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I began to develop the first “Imaginary Trip” series in 2016, bringing together concepts of the passage of time and the journey, while simultaneously meditating on where my society is headed. I visit spaces surrendered to nature to stage and mime their pasts, silhouetting their souls in order to preserve the collective memory that is slipping away.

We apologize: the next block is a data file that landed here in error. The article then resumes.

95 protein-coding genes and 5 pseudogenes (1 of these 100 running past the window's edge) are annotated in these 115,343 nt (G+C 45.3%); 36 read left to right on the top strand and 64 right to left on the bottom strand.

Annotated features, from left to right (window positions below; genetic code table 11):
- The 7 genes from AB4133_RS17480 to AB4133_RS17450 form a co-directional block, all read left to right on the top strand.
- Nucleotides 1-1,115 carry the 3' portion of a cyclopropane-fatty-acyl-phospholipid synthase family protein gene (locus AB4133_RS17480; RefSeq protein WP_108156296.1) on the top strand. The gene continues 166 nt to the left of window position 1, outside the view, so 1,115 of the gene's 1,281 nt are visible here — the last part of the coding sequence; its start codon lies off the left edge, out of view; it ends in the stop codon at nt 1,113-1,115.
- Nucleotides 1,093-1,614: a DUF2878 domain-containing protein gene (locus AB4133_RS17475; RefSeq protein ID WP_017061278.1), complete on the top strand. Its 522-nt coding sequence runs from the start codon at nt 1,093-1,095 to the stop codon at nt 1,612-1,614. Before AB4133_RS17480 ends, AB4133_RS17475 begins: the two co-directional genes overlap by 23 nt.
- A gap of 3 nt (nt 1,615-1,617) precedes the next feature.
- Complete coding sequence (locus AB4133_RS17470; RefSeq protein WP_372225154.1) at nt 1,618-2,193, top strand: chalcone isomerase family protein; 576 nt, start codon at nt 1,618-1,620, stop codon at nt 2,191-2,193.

Imaginary Trip II is set in Central Kongo Province in the southwest of the Democratic Republic of Congo, at a boarding school founded in 1936 by Brother Adrien of the Congregation of the Brothers of Christian Schools in the Gombe-Matadi area. The majestic building, known today as “ITP Gombe Matadi,” formerly “Central School” served as the central middle school for qualifying graduates from twenty regional primary schools. However, under the dictatorial regime of Mobutu Sese Seko and his “Zairianization” in the 1970s, foreign and religious schools were nationalized. Zairianization also encouraged a rural exodus, and gradually the place became deserted. Today, it is like a cemetery that has been left to its fate. In the prestigious building that once accommodated more than 500 students, today, one might count off by hand the pupils, and its heritage is but a phantom. In this setting I have staged myself, appearing as children, as teachers, as workers, and occasionally with current pupils. I view this intervention as a way to preserve the memory of this space, which I consider a part of my country’s colonial and postcolonial historical heritage.